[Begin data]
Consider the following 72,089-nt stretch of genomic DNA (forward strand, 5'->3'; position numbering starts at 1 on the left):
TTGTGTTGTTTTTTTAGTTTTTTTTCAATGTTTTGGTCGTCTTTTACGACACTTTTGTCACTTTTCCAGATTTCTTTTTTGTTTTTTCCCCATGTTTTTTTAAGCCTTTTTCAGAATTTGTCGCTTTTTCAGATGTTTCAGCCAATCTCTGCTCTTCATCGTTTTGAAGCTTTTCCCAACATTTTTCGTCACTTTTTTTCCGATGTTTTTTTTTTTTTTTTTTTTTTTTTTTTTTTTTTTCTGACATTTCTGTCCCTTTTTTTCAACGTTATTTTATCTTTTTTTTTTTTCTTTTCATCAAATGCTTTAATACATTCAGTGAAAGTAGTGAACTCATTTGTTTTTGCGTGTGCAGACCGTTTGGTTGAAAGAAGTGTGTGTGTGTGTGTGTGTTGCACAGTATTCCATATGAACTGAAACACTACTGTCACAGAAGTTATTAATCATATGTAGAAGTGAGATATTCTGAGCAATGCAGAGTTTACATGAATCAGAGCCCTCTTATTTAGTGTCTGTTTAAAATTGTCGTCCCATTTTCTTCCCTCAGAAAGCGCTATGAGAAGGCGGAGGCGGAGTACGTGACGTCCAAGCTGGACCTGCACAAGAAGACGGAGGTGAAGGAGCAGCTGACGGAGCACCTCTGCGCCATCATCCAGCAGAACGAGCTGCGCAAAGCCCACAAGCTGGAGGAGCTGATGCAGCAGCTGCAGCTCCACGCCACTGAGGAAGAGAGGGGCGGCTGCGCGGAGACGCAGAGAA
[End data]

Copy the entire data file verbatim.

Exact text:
Consider the following 72,089-nt stretch of genomic DNA (forward strand, 5'->3'; position numbering starts at 1 on the left):
TTGTGTTGTTTTTTTAGTTTTTTTTCAATGTTTTGGTCGTCTTTTACGACACTTTTGTCACTTTTCCAGATTTCTTTTTTGTTTTTTCCCCATGTTTTTTTAAGCCTTTTTCAGAATTTGTCGCTTTTTCAGATGTTTCAGCCAATCTCTGCTCTTCATCGTTTTGAAGCTTTTCCCAACATTTTTCGTCACTTTTTTTCCGATGTTTTTTTTTTTTTTTTTTTTTTTTTTTTTTTTTTTCTGACATTTCTGTCCCTTTTTTTCAACGTTATTTTATCTTTTTTTTTTTTCTTTTCATCAAATGCTTTAATACATTCAGTGAAAGTAGTGAACTCATTTGTTTTTGCGTGTGCAGACCGTTTGGTTGAAAGAAGTGTGTGTGTGTGTGTGTGTTGCACAGTATTCCATATGAACTGAAACACTACTGTCACAGAAGTTATTAATCATATGTAGAAGTGAGATATTCTGAGCAATGCAGAGTTTACATGAATCAGAGCCCTCTTATTTAGTGTCTGTTTAAAATTGTCGTCCCATTTTCTTCCCTCAGAAAGCGCTATGAGAAGGCGGAGGCGGAGTACGTGACGTCCAAGCTGGACCTGCACAAGAAGACGGAGGTGAAGGAGCAGCTGACGGAGCACCTCTGCGCCATCATCCAGCAGAACGAGCTGCGCAAAGCCCACAAGCTGGAGGAGCTGATGCAGCAGCTGCAGCTCCACGCCACTGAGGAAGAGAGGGGCGGCTGCGCGGAGACGCAGAGAA